The rise in antisemitic rhetoric online and in media around the world during the COVID-19 pandemic reinforces the urgent and ongoing need for global cooperation to combat hatred. While the United Nations has a checkered history when it comes to tackling antisemitism, recent steps taken by key UN leaders could help usher in a new era.

Felice Gaer, Director of AJC’s Jacob Blaustein Institute for the Advancement of Human Rights (JBI) and a leading expert on UN human rights mechanisms and religious freedom, assessed the progress, potential, and enduring challenges in the UN's efforts to contribute to the fight against antisemitism during a virtual program on April 20. The discussion was part of a series of digital programs developed by AJC as part of its Advocacy Anywhere initiative.


Gaer began by recalling AJC’s historic support for the creation of the UN and the effective advocacy that ensured that the UN Charter included a focus on protecting human rights. As the UN marks its 75th anniversary, she called its ability to address antisemitism today “a bellwether for the relevance and utility of the organization more broadly.”

Gaer detailed how, in past decades, the UN not only failed to combat antisemitism, but even provided a forum through which some States advanced antisemitic agendas. She recalled occasional denigration of the Jewish religion by State representatives, and the notorious 1975 “Zionism is racism” General Assembly resolution.  Later, some State representatives, including Iran’s President Ahmedinejad, used UN platforms to engage in Holocaust denial and advance antisemitic narratives, notably at the 2001 World Conference against Racism in Durban, South Africa and its 2009 review conference. Today, the organization’s intergovernmental bodies, particularly the UN General Assembly and Human Rights Council, continue annually to adopt vastly far more resolutions criticizing Israel than those focused on any other country.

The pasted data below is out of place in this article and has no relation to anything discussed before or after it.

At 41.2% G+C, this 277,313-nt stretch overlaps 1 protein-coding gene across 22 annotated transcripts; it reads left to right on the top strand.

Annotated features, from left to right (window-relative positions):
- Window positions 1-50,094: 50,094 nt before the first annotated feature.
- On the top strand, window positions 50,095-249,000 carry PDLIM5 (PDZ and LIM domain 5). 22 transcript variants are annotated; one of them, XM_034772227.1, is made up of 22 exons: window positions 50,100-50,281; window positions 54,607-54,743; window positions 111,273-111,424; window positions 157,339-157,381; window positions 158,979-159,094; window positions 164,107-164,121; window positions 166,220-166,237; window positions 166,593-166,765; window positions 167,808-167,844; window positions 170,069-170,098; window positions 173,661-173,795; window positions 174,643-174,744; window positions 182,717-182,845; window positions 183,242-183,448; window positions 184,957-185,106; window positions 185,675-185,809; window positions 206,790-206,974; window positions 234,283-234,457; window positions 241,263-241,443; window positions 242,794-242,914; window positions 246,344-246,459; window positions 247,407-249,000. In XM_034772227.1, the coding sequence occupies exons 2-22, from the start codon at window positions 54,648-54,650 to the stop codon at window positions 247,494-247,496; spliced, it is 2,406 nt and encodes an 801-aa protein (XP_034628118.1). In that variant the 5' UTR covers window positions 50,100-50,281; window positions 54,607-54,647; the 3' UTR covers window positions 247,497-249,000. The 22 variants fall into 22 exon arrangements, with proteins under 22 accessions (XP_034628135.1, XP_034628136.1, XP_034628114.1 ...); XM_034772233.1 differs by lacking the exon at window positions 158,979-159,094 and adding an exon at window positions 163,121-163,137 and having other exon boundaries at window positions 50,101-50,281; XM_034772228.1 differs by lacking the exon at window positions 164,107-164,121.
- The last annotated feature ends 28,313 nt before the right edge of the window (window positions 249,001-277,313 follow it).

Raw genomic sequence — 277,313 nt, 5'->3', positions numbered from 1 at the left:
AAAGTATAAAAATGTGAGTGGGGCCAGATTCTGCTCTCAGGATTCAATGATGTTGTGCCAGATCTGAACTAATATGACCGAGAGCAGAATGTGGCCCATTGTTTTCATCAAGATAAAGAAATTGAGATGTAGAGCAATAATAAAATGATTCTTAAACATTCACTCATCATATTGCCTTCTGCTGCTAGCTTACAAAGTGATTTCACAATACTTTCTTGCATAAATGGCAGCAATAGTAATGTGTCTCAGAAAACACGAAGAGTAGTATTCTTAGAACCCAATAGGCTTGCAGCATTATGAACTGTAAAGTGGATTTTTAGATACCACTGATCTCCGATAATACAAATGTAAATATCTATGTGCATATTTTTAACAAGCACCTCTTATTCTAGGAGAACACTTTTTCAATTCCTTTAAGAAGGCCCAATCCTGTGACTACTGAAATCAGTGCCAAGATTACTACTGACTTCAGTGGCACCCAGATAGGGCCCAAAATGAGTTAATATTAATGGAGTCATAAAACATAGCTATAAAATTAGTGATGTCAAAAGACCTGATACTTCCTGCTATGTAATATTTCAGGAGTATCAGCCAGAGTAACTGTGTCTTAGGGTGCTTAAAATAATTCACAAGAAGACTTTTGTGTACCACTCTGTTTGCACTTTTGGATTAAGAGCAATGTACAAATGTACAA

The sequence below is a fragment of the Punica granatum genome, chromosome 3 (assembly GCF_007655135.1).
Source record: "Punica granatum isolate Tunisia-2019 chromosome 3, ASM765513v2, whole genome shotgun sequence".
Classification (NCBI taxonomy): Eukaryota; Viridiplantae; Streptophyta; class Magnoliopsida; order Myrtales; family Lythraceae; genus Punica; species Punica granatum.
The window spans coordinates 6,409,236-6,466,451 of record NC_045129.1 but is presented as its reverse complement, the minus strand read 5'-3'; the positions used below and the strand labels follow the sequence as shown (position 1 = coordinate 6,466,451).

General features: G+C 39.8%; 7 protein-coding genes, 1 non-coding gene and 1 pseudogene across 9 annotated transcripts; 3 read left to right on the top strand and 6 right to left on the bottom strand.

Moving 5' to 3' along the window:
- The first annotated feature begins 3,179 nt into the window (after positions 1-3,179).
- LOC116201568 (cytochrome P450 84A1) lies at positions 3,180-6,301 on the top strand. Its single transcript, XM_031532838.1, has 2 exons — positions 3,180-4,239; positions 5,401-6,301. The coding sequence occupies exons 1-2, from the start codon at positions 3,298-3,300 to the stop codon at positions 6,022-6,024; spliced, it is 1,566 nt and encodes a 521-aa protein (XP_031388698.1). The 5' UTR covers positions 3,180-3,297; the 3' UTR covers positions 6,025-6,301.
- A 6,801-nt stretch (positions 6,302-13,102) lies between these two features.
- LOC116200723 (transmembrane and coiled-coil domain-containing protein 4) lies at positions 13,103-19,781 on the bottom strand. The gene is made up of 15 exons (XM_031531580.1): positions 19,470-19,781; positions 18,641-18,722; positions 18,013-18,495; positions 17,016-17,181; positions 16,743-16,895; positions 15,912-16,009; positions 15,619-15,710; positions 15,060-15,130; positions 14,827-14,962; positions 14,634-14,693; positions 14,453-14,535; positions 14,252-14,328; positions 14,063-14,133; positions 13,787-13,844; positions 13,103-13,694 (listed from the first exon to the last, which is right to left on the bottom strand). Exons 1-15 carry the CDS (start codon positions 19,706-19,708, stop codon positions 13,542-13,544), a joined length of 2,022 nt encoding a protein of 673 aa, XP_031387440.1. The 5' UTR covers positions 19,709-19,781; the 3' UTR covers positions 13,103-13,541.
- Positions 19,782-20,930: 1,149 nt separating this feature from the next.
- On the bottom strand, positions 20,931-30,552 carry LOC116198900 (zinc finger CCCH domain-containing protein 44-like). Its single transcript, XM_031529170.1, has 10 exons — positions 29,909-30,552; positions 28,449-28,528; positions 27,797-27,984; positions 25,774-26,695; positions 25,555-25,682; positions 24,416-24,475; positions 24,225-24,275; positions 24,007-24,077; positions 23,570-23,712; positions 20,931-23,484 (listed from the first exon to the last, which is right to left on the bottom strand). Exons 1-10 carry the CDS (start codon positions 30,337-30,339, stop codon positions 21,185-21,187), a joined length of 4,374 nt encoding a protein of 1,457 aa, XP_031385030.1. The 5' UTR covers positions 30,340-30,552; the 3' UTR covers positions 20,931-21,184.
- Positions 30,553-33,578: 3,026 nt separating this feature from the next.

Notwithstanding this, Gaer expressed hope that the world body, in the future, has begun to turn a corner.  In a significant  shift, in 2019, a UN human rights expert—not a State representative—published the first UN human rights report wholly dedicated to combating global antisemitism. The expert, Dr. Ahmed Shaheed, UN Special Rapporteur on Freedom of Religion or Belief, found that antisemitic incidents have created a “climate of fear” among Jews and called antisemitism “toxic to democracy.”

People of the Pod: Historic UN Report on Antisemitism

Gaer praised Dr. Shaheed’s report and encouraged participants to read it for themselves.  She noted that Dr. Shaheed has continued to sound the alarm about antisemitism since the publication of his report, for example in an April 17 statement in which he identified rising antisemitic hate speech related to the COVID-19 pandemic as a major cause for concern.

Gaer also expressed appreciation at the response of UN Secretary-General, Antonio Guterres. Like his recent predecessors, Guterres has strongly condemned antisemitism, but he has also pledged to make the UN more effective in responding to hate speech and has expressed support for the International Holocaust Remembrance Alliance (IHRA) Working Definition of Antisemitism. Gaer stressed that such statements by Secretary-General Guterres and by Dr. Shaheed allow “the UN” to assert moral authority that could “empower those pressing for change.”

Other action to combat antisemitism has  included convening recent UN General Assembly meetings specifically addressing antisemitism and the creation of a year-round Holocaust remembrance office at the UN that convenes high-level UN programs marking International Holocaust Remembrance Day each January and promotes Holocaust education globally year-round.

Gaer also emphasized that JBI’s work at the UN is important not only because it promotes opportunities for progress, but also because the ever-present risk of backsliding:  “Lack of engagement… ensures that opponents… have a free and clear field ahead of them,” she said.

Gaer concluded that “the UN, when properly engaged by knowledgeable and able advocates, like the staff of [JBI], can be an ally. But the rise in antisemitic rhetoric and incidents worldwide that we’re seeing shows plenty of room for more engagement.”

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